Helpful tips:

  • Don’t assume the audience knows what FinOps is, educate them as needed.
  • Give careful consideration to how you deliver the proposal – it could be conversation based, written, presentation based, etc. Consider which method will be best received by the audience and any requirements defined by your organization.
  • You can present the elements of your proposal in whatever order you’d like such as: current state, roadmap, future state, call to action or perhaps call to action, future state, current state, roadmap. Adjust the presentation order of elements as you see fit.
  • Remain flexible and be influenced by key stakeholders. Being open to feedback before, during, and after the proposal helps to create a positive, collaborative team effort and lays the foundation for continued collaboration in your adopting FinOps journey and beyond.
  • Technical concepts can be tricky to communicate. Consider similar concepts that a non technical stakeholder can understand such as explaining committed discounts by comparing to strategies for reducing the rate one pays for electricity (in exchange for a commitment term, a discount is given on kilowatt hour) or how usage optimization is like turning the lights off when you leave the room or using the right wattage light bulb for the lamp.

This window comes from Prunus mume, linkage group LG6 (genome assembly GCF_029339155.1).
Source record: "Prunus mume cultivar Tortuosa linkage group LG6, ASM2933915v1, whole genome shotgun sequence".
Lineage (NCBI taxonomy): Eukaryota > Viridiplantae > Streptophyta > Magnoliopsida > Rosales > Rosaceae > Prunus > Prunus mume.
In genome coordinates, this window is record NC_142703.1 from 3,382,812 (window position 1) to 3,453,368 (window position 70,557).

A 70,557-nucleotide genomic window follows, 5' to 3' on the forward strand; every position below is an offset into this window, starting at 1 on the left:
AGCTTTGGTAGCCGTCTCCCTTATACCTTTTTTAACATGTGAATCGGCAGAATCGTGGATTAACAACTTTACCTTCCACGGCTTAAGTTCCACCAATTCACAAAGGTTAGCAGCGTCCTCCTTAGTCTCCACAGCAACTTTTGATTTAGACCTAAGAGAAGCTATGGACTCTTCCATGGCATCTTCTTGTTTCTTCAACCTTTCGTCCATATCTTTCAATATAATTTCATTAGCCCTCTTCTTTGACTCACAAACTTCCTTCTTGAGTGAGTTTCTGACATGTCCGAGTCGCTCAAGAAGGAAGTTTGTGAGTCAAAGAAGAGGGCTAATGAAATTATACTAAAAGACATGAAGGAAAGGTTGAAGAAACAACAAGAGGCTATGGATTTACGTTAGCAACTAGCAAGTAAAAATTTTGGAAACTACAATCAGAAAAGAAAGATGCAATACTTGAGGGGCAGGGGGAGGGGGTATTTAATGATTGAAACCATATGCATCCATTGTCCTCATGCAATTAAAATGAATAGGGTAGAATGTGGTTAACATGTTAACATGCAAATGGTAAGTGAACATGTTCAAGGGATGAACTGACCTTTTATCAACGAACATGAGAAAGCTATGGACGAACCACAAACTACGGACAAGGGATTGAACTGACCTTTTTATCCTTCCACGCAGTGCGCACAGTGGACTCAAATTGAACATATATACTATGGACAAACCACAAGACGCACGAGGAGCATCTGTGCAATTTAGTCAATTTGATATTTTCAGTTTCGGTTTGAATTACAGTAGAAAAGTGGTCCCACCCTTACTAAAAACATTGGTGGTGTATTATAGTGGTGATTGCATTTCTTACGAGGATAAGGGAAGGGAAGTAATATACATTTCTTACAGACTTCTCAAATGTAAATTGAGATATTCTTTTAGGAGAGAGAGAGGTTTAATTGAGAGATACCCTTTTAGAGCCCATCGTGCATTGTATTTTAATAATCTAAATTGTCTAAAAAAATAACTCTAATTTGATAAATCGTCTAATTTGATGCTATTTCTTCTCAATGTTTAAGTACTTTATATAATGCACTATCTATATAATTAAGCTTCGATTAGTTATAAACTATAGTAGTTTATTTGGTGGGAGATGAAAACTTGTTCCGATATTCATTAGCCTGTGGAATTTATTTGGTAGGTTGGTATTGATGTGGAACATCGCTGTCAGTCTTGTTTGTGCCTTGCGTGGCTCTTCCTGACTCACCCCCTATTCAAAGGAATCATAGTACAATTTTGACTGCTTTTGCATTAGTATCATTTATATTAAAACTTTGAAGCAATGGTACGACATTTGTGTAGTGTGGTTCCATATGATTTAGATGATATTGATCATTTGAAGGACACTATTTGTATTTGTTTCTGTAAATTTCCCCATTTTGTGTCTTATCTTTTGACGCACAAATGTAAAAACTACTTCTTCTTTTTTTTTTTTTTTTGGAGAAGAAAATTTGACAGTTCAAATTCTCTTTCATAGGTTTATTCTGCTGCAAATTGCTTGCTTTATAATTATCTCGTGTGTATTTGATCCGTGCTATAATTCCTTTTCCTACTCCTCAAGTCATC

• Lean into the areas of interest of your specific audience (such as percentage of potential savings, ROI etc.)
  • Consider including compelling visuals

Stage 3: Prepare (to execute against approved proposal)